Fredericksburg and Chancellorsville
On the battlefield, one month after the cavalry division’s reorganization, Rooney Lee’s brigade saw limited action during the Confederate victory at the Battle of Fredericksburg (December 11 – 15, 1862). The next spring, however, Lee’s troopers played an important role in defeating the Union Army of the Potomac at the Battle of Chancellorsville (April 30 – May 6, 1863).
Wounded at Brandy Station
Buoyed by his success at Chancellorsville, Robert E. Lee planned a second invasion of the North in June 1863. To prepare for the invasion, J. E. B. Stuart began concentrating his cavalry division near Brandy Station, roughly ninety miles northwest of Richmond, and seventy-five miles southwest of Washington, D.C.
Unsure of Stuart’s intentions, and still smarting from his defeat at Chancellorsville, Major General Joseph Hooker, commanding the Army of the Potomac, went on the offensive. Hooker ordered Major General Alfred Pleasonton to lead his cavalry corps, augmented by 3,000 infantrymen, in a two-pronged attack to “disperse and destroy” Stuart’s cavalry. During the ensuing Battle of Brandy Station, which was the largest cavalry engagement of the Civil War, a saber cut and a more severe rifle wound to the thigh forced Rooney Lee from the field.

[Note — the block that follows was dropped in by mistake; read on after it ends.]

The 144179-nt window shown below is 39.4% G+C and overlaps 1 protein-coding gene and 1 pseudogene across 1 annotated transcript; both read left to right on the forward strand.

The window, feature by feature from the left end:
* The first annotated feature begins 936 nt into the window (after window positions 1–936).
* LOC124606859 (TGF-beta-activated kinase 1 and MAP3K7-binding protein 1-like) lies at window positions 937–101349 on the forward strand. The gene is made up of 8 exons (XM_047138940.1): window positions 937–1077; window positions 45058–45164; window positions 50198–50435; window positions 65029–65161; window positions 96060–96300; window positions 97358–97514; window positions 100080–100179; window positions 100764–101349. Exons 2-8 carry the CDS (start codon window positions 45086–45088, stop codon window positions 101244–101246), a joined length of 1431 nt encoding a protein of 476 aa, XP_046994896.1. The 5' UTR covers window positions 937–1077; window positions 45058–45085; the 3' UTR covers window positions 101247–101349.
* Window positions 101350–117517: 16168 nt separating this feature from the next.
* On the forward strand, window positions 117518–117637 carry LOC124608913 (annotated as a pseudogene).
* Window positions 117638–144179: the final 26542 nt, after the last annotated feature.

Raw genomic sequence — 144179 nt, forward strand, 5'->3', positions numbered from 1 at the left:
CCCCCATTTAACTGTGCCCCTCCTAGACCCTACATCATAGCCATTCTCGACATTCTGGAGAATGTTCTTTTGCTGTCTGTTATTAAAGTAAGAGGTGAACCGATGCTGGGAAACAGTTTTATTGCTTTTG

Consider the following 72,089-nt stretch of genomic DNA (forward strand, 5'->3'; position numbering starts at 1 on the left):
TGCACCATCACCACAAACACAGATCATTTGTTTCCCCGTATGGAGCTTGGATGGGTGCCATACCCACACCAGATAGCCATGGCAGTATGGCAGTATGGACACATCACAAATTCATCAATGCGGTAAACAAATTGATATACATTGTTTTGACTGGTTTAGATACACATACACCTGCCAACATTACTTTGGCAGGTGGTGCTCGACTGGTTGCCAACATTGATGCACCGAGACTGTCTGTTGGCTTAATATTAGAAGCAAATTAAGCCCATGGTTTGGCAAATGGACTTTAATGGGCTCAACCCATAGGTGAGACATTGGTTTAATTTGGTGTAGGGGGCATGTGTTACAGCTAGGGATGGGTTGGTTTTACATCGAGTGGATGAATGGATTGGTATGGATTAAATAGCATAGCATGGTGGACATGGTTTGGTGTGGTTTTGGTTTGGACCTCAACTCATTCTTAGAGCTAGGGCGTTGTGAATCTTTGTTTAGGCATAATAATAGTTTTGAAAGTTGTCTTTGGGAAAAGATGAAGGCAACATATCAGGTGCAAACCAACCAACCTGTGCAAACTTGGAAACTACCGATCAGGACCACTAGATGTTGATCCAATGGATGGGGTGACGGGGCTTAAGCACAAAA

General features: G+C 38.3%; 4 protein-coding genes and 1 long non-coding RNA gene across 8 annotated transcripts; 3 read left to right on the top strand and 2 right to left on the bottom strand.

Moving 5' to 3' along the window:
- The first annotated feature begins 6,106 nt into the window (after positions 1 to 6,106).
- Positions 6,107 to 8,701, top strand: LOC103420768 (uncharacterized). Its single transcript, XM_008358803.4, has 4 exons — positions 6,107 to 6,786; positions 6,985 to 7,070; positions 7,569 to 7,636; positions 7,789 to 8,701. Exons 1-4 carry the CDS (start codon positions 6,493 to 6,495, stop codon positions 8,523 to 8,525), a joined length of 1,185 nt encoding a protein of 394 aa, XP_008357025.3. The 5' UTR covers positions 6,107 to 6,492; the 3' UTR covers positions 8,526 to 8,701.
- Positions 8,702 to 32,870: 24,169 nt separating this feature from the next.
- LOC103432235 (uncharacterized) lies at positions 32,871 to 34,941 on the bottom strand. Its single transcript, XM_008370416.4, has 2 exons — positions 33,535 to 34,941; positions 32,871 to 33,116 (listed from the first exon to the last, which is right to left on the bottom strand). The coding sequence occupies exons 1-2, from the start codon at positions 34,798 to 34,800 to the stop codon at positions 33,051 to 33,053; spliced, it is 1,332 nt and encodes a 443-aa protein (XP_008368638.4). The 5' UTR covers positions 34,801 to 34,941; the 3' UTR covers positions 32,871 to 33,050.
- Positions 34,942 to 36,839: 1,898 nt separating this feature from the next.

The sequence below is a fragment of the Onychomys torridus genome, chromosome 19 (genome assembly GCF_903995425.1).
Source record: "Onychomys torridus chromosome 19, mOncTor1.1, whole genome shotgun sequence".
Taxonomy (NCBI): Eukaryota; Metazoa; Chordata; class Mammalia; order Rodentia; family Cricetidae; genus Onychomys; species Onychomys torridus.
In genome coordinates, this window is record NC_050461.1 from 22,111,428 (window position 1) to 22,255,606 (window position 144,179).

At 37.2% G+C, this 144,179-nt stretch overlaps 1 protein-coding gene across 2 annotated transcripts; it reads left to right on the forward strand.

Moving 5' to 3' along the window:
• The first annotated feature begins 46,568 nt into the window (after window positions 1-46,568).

Captured and Imprisoned
Following treatment at a field hospital, Lee traveled to Hickory Hill Plantation, the estate of his wife’s uncle, William Fanning Wickham, in Hanover County, Virginia, to recuperate. Nursed by his wife and his mother, Lee was on the mend when a small group of Union cavalrymen rode onto the plantation on June 26, 1863. Upon discovering the wounded Confederate general, the Yankees placed Lee under arrest.
Federal officials sent Lee to a Union hospital at Fort Monroe, Virginia, to continue his recuperation. Afterward, they imprisoned him at Fort Lafayette, New York. On February 25, 1864, Union officials exchanged Lee for Neal Dow, a Union brigadier general from Maine who was a prominent prohibitionist before and after the Civil War. Sadly, during Lee’s imprisonment, his wife, Charlotte, succumbed to tuberculosis on December 26, 1863.